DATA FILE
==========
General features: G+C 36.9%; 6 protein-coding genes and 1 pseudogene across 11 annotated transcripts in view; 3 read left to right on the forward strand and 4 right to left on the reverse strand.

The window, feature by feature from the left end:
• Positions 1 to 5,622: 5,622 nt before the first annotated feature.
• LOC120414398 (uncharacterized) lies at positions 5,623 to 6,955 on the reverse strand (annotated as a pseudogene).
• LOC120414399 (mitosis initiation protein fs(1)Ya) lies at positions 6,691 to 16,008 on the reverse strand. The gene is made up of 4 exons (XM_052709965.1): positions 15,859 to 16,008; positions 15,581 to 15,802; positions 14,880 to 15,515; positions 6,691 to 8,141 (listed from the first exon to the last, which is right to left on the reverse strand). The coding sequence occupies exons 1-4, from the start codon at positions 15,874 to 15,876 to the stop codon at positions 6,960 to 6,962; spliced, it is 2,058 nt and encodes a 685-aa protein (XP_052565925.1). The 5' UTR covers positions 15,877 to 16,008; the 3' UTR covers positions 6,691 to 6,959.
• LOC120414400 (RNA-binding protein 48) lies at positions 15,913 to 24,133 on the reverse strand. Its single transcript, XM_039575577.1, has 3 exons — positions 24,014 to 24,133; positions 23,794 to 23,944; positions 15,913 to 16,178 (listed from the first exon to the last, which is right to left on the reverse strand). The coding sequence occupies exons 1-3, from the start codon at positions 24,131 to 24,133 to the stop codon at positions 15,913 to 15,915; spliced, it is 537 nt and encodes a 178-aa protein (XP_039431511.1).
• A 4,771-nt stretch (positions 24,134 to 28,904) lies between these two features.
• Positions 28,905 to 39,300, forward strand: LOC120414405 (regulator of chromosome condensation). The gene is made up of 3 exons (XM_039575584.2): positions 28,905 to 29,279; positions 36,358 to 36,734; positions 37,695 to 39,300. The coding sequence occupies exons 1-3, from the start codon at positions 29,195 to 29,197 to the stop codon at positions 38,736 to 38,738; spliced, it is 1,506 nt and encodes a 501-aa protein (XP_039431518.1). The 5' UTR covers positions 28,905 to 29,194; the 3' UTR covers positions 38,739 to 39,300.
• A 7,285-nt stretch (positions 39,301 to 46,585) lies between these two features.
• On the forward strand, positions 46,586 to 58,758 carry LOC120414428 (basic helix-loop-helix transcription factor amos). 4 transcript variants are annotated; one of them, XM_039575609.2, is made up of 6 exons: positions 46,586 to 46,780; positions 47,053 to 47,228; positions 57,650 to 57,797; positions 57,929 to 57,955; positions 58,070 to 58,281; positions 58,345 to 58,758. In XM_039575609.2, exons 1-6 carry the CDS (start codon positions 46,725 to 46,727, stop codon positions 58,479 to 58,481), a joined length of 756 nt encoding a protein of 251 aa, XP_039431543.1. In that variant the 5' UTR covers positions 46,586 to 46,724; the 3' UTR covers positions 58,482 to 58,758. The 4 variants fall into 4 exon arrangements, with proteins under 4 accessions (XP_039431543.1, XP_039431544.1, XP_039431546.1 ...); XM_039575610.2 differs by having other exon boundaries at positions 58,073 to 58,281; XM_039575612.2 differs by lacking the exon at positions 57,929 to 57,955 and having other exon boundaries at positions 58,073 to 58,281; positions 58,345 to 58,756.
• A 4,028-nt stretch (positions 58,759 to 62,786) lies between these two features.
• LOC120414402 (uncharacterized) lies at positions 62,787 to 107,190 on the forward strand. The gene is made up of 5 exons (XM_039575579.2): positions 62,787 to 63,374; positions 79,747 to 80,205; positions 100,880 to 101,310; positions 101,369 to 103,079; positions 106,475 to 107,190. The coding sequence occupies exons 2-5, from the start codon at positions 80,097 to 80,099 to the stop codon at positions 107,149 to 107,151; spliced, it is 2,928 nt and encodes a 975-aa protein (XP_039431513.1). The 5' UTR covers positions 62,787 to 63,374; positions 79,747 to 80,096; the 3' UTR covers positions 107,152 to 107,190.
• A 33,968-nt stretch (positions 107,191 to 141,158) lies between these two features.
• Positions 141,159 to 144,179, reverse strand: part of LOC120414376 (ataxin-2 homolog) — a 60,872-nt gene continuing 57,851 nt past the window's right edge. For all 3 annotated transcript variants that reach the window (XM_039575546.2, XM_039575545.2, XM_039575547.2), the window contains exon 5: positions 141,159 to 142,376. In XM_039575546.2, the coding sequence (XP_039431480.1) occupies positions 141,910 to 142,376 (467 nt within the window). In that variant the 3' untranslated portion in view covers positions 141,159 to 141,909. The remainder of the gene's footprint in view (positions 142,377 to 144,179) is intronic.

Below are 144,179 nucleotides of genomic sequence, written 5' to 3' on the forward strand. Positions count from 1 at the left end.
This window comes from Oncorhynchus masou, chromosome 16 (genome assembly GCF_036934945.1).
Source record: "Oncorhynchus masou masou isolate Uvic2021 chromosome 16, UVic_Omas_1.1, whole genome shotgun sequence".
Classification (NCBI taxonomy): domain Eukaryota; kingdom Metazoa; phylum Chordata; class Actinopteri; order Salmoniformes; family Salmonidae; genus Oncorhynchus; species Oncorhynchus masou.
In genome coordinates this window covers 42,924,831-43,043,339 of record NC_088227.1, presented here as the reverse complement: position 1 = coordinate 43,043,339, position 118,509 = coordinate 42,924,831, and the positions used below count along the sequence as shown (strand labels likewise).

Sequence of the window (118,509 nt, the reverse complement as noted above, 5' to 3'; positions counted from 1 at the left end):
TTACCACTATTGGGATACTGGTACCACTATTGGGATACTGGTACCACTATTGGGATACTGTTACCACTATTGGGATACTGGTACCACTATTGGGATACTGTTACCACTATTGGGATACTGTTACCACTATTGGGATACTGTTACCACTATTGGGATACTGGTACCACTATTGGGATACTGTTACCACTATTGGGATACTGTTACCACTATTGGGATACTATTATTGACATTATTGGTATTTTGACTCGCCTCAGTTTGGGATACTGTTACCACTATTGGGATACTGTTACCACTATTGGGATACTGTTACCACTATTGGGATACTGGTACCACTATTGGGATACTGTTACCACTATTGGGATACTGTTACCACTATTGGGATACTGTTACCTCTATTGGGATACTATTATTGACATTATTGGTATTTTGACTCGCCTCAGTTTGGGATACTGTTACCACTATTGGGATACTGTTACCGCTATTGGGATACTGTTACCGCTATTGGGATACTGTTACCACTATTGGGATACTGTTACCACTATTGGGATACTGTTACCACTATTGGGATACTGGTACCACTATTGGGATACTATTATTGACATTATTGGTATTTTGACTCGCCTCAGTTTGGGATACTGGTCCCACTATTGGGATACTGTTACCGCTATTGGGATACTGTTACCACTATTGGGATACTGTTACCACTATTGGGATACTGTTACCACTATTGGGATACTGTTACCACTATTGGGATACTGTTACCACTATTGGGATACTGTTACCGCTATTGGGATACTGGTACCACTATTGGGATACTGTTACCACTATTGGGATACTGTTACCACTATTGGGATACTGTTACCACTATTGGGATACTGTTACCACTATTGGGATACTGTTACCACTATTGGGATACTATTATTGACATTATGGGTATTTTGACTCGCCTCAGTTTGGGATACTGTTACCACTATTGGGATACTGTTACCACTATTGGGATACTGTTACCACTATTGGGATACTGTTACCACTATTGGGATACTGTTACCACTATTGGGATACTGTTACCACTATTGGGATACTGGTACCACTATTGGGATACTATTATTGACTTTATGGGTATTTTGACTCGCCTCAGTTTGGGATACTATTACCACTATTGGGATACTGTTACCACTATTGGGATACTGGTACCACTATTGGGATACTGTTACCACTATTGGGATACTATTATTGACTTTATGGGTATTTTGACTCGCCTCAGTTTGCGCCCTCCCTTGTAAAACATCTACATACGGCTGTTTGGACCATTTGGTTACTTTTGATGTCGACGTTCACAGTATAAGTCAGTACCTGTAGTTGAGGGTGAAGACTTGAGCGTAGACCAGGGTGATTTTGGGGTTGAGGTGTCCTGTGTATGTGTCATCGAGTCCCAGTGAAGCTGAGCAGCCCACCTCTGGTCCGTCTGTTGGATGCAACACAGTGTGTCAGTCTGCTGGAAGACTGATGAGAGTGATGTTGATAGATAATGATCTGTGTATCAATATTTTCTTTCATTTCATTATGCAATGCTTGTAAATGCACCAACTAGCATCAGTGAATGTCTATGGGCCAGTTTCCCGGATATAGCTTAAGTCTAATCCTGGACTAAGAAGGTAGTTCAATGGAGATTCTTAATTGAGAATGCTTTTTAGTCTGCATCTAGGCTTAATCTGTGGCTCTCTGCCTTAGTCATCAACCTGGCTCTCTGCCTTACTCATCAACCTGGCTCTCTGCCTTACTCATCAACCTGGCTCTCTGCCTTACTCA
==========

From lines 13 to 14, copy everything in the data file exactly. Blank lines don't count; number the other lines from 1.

• A 33,968-nt stretch (positions 107,191 to 141,158) lies between these two features.
• Positions 141,159 to 144,179, reverse strand: part of LOC120414376 (ataxin-2 homolog) — a 60,872-nt gene continuing 57,851 nt past the window's right edge. For all 3 annotated transcript variants that reach the window (XM_039575546.2, XM_039575545.2, XM_039575547.2), the window contains exon 5: positions 141,159 to 142,376. In XM_039575546.2, the coding sequence (XP_039431480.1) occupies positions 141,910 to 142,376 (467 nt within the window). In that variant the 3' untranslated portion in view covers positions 141,159 to 141,909. The remainder of the gene's footprint in view (positions 142,377 to 144,179) is intronic.